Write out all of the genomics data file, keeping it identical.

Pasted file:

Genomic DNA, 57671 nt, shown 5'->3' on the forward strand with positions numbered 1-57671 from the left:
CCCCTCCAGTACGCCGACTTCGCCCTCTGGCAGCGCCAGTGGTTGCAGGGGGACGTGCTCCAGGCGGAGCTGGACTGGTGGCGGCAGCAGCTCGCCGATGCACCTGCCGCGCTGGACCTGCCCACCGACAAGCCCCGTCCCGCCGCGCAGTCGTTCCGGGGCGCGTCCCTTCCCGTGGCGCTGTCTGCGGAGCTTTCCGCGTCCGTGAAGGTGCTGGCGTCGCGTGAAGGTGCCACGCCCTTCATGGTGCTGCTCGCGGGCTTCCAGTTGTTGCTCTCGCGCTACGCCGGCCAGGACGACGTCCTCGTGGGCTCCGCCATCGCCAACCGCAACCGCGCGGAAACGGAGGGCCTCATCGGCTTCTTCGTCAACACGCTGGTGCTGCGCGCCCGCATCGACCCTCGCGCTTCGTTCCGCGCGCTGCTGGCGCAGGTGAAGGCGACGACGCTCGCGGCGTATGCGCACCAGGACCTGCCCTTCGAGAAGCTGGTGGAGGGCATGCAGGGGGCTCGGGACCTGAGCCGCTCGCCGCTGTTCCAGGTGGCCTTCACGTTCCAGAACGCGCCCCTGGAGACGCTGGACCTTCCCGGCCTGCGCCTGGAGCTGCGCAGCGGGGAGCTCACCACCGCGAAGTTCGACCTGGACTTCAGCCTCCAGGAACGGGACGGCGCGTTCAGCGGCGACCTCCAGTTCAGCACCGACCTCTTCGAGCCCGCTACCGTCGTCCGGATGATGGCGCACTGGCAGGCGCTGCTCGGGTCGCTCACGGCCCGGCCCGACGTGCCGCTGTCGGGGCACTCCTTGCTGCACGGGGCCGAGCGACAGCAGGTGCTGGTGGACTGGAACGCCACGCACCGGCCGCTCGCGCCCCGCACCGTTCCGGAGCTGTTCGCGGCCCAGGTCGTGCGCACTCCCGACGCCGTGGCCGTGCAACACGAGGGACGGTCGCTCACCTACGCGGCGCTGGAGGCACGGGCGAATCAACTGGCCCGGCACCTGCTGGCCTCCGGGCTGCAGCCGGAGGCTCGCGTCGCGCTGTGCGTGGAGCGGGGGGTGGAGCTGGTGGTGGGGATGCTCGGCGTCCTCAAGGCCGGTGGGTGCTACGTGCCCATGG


Genomic DNA, 57671 nt, shown 5'->3' on the forward strand with positions numbered 1-57671 from the left:
CCCCTCCAGTACGCCGACTTCGCCCTCTGGCAGCGCCAGTGGTTGCAGGGGGACGTGCTCCAGGCGGAGCTGGACTGGTGGCGGCAGCAGCTCGCCGATGCACCTGCCGCGCTGGACCTGCCCACCGACAAGCCCCGTCCCGCCGCGCAGTCGTTCCGGGGCGCGTCCCTTCCCGTGGCGCTGTCTGCGGAGCTTTCCGCGTCCGTGAAGGTGCTGGCGTCGCGTGAAGGTGCCACGCCCTTCATGGTGCTGCTCGCGGGCTTCCAGTTGTTGCTCTCGCGCTACGCCGGCCAGGACGACGTCCTCGTGGGCTCCGCCATCGCCAACCGCAACCGCGCGGAAACGGAGGGCCTCATCGGCTTCTTCGTCAACACGCTGGTGCTGCGCGCCCGCATCGACCCTCGCGCTTCGTTCCGCGCGCTGCTGGCGCAGGTGAAGGCGACGACGCTCGCGGCGTATGCGCACCAGGACCTGCCCTTCGAGAAGCTGGTGGAGGGCATGCAGGGGGCTCGGGACCTGAGCCGCTCGCCGCTGTTCCAGGTGGCCTTCACGTTCCAGAACGCGCCCCTGGAGACGCTGGACCTTCCCGGCCTGCGCCTGGAGCTGCGCAGCGGGGAGCTCACCACCGCGAAGTTCGACCTGGACTTCAGCCTCCAGGAACGGGACGGCGCGTTCAGCGGCGACCTCCAGTTCAGCACCGACCTCTTCGAGCCCGCTACCGTCGTCCGGATGATGGCGCACTGGCAGGCGCTGCTCGGGTCGCTCACGGCCCGGCCCGACGTGCCGCTGTCGGGGCACTCCTTGCTGCACGGGGCCGAGCGACAGCAGGTGCTGGTGGACTGGAACGCCACGCACCGGCCGCTCGCGCCCCGCACCGTTCCGGAGCTGTTCGCGGCCCAGGTCGTGCGCACTCCCGACGCCGTGGCCGTGCAACACGAGGGACGGTCGCTCACCTACGCGGCGCTGGAGGCACGGGCGAATCAACTGGCCCGGCACCTGCTGGCCTCCGGGCTGCAGCCGGAGGCTCGCGTCGCGCTGTGCGTGGAGCGGGGGGTGGAGCTGGTGGTGGGGATGCTCGGCGTCCTCAAGGCCGGTGGGTGCTACGTGCCCATGG